It’s worth adding that all all Go applications are assembled together with all used libraries into one big binary (static linking), this is most often convenient when deploying applications to the server, you don’t need to think about dependencies, you can also easily deploy to any system, the same the binary itself can be shoved on both lucid and precise, it doesn’t matter which set of packages is installed there. The only dependency, as far as I remember, is libc. This approach also has some disadvantages.


    I think that Go in the first place can be useful to those who write in Python, but are dissatisfied with the speed of applications. Writing in Go is as easy as writing in Python, but you can save a lot of machine resources. For people writing in C ++, Go can be useful where you need to write simple applications. Personally, after such a transition, my productivity has greatly increased.

    Go, of course, is not perfect. There is a possibility that I just did not fully understand it. What I miss first of all is generics. They plan to introduce them in some future, but until the end their perspective is not yet clear. Rob Pike himself said the following about this: "Go has generics, they are called interfaces there." Indeed, some generic code can be written using interfaces, but in some cases this is not enough. The lack of generics is partially offset by the presence of reflection. But faq and Pike assure that there will be generics.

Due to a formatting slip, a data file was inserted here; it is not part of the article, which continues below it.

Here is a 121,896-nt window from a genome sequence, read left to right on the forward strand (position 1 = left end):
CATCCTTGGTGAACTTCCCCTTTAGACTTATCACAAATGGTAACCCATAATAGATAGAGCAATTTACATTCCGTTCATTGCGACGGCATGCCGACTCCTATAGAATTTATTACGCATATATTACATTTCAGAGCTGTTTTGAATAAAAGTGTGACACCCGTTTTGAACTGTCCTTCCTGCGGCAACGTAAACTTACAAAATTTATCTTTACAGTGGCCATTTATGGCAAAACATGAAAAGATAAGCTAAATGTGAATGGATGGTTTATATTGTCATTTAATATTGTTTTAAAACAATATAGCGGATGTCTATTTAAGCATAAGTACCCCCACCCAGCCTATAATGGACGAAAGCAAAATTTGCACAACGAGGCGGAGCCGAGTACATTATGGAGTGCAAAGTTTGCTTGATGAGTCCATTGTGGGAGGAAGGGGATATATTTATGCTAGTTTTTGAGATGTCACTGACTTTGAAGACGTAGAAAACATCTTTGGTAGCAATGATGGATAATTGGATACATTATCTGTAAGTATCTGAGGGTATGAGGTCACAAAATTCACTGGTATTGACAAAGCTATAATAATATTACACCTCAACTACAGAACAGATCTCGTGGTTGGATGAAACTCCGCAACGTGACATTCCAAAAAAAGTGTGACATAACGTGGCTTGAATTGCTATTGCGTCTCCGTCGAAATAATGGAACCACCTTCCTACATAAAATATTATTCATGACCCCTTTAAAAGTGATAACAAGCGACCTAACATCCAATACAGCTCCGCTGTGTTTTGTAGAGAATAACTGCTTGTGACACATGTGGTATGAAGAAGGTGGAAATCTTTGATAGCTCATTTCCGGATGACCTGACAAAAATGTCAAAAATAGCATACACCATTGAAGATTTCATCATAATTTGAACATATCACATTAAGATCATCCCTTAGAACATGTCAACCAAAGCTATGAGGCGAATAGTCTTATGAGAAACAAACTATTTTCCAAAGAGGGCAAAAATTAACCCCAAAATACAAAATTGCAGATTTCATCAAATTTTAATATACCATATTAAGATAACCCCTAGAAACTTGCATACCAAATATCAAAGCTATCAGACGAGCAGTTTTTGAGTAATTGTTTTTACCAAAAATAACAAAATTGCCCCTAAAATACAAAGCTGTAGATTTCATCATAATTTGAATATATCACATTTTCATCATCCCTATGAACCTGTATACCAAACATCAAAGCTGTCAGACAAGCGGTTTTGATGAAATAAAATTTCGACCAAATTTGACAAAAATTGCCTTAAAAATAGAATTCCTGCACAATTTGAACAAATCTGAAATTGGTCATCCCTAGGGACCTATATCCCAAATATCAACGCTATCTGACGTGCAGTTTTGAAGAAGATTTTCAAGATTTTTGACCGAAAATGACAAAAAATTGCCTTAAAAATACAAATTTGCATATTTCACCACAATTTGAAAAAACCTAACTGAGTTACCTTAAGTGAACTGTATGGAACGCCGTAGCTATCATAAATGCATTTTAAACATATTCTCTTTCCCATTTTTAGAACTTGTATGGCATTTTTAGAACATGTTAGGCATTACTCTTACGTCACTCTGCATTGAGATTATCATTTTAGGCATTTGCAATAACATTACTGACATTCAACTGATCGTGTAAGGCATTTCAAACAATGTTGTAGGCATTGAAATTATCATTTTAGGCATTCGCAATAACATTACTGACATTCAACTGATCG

Our Go apps have been running under Cocaine in production for about a year now, and some fatal things have never happened. Go works, and I think it works well.

    Go is actively developing, there are many language conferences, and new versions are regularly released that improve productivity. Go is used internally by Google, Facebook, Docker, disqus.com ( http://blog.disqus.com/post/51155103801/trying-out-this-go-thing ) and many other large companies. The list can be viewed here .

    Also popular now: